Apparently, though mankind had dreamed of powered flight, and had worked hard at it for many years, interest in this being accomplished was slowly but surely fading. All previous attempts had ended in failure. As it is with many experiments that appear solvable but continually end in failure over many years and many attempts, the invention of the airplane by the Wright brothers was from a design almost uniquely their own. The Wright brothers using the inspiration of Lilienthal, together with his awareness of the curved wing as superior to the flat wing, perfected the correct curvature of the wing, thereby removing an impediment to successful powered flight that had previously been little understood(26).

After much experimentation and reading, after much discussion and application of the laws of aerodynamics, as they themselves had investigated and solved, the Wright Brothers were on the doorstep of an event that would change the course of the world forever.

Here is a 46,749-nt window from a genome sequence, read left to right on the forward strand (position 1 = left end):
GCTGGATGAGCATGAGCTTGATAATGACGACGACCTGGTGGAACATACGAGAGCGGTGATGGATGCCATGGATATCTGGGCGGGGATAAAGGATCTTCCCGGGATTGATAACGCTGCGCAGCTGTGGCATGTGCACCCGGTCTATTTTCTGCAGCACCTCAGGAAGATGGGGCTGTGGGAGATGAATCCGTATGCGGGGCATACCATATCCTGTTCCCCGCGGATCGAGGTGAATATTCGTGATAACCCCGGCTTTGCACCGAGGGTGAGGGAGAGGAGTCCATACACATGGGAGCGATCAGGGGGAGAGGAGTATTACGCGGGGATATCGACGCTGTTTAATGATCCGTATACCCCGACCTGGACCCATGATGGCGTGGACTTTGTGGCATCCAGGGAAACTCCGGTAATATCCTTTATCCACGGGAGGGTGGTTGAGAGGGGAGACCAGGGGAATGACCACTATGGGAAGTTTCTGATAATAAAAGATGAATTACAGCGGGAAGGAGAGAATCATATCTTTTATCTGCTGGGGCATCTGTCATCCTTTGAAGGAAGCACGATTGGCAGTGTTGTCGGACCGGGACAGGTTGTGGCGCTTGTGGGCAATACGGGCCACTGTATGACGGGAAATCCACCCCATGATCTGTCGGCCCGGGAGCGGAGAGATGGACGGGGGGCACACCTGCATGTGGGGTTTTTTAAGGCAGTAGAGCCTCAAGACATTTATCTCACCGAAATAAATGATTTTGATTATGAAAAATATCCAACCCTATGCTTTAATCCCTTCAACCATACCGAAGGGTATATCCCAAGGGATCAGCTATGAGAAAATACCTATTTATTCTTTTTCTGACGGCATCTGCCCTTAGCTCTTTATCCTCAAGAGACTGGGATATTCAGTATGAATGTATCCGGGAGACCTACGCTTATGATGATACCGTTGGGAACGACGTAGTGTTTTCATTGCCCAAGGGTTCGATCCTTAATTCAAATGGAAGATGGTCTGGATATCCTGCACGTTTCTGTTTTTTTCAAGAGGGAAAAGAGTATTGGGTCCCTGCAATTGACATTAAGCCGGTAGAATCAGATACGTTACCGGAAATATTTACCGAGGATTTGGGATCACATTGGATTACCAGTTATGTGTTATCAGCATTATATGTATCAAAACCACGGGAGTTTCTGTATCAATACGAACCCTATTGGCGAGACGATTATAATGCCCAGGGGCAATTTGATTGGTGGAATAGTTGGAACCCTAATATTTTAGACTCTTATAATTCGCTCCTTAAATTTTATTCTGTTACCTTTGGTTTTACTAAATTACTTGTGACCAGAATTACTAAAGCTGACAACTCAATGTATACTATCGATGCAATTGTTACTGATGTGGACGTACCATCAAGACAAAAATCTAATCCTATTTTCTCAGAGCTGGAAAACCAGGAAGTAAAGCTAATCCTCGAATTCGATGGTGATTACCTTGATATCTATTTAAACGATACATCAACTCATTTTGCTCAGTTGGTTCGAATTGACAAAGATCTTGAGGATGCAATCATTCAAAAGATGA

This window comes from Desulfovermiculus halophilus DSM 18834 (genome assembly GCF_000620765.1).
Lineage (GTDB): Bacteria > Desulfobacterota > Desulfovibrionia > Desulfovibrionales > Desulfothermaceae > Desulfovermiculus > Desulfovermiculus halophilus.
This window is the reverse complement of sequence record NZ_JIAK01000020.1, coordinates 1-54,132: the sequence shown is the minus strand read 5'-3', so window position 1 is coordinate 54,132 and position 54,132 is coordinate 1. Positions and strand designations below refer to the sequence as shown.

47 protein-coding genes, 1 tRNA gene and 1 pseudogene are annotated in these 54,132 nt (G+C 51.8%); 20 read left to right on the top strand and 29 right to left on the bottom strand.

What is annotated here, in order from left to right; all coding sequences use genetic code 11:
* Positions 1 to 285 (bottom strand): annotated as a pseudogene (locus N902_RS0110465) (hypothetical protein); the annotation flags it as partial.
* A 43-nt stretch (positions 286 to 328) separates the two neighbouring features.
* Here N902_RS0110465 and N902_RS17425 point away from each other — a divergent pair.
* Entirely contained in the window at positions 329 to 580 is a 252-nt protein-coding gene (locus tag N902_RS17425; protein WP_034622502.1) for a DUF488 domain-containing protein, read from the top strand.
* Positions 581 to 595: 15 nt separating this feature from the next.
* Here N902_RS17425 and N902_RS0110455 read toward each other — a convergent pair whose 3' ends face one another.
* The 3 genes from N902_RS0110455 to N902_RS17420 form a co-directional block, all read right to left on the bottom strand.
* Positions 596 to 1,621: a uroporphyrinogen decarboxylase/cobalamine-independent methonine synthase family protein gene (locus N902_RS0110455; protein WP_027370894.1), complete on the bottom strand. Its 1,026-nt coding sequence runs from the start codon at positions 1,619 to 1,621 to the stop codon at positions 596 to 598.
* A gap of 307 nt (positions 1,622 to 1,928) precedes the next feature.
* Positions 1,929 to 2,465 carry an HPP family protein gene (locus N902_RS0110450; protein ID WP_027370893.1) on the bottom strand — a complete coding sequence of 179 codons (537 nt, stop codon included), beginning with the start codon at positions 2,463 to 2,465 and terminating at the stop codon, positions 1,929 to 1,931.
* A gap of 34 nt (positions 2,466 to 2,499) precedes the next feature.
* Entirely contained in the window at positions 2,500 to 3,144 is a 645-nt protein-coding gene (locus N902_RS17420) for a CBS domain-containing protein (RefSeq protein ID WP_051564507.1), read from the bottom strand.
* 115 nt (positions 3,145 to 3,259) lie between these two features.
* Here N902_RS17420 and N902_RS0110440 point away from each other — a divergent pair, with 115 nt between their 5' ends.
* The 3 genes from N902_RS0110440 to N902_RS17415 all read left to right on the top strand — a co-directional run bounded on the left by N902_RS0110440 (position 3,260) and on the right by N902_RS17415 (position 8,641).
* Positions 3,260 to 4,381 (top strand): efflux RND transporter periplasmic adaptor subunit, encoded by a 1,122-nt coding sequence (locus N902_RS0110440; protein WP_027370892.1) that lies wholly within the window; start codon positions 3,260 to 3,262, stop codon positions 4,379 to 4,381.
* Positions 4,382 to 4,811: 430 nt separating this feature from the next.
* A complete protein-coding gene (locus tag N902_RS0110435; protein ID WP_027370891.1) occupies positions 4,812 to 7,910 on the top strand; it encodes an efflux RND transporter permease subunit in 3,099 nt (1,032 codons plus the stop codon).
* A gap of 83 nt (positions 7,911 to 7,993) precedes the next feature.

On December 17, 1903, the Wright Brothers successfully flew the first powered heavier than air craft. Their plane was an innovative combination of lightness and strength(27). The plane flew a distance of 120 feet on the first trial and their last flight covered 852 feet and lasted 59 seconds.

There is some apparent misunderstanding regarding the Wright brothers. There is the idea that the success was accomplished by two expert mechanics making an isolated test of a flying machine they just happened to be working on, something done in their spare time(28).

The Wrights had worked almost continuously for over five years, solving problems, difficult and minor, theoretical and technical. They labored over problems as diverse and complicated as wing warping control, integrated wing warp and rudder control, construction of their own aircraft engines and propellers, and of course their experiments in aerodynamics(29). As stated previously, the Wrights alone were able to test and understand the profound significance of an accurate airfoil.

4.3 Extending The Mastery of Flight